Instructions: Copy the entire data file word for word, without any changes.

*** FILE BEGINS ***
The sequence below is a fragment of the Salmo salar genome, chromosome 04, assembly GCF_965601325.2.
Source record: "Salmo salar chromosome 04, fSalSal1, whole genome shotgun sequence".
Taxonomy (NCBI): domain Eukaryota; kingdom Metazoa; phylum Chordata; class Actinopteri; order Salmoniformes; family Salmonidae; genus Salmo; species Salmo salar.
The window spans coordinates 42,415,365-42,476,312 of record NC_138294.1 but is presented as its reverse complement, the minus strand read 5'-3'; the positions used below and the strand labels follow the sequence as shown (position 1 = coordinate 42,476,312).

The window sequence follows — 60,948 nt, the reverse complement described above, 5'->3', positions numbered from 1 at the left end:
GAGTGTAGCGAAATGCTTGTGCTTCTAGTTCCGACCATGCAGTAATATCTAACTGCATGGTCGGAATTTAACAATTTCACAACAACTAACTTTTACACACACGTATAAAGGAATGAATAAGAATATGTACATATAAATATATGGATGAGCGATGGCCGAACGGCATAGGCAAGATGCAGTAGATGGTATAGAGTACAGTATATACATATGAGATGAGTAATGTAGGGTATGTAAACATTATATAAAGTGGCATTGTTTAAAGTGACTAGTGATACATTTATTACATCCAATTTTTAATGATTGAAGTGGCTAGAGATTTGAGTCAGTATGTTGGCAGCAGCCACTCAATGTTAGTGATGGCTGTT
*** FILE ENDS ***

The sequence below is a fragment of the Salmo salar genome, chromosome 04, assembly GCF_965601325.2.
Source record: "Salmo salar chromosome 04, fSalSal1, whole genome shotgun sequence".
Taxonomy (NCBI): domain Eukaryota; kingdom Metazoa; phylum Chordata; class Actinopteri; order Salmoniformes; family Salmonidae; genus Salmo; species Salmo salar.
The window spans coordinates 42,415,365-42,476,312 of record NC_138294.1 but is presented as its reverse complement, the minus strand read 5'-3'; the positions used below and the strand labels follow the sequence as shown (position 1 = coordinate 42,476,312).

The window sequence follows — 60,948 nt, the reverse complement described above, 5'->3', positions numbered from 1 at the left end:
GAGTGTAGCGAAATGCTTGTGCTTCTAGTTCCGACCATGCAGTAATATCTAACTGCATGGTCGGAATTTAACAATTTCACAACAACTAACTTTTACACACACGTATAAAGGAATGAATAAGAATATGTACATATAAATATATGGATGAGCGATGGCCGAACGGCATAGGCAAGATGCAGTAGATGGTATAGAGTACAGTATATACATATGAGATGAGTAATGTAGGGTATGTAAACATTATATAAAGTGGCATTGTTTAAAGTGACTAGTGATACATTTATTACATCCAATTTTTAATGATTGAAGTGGCTAGAGATTTGAGTCAGTATGTTGGCAGCAGCCACTCAATGTTAGTGATGGCTGTT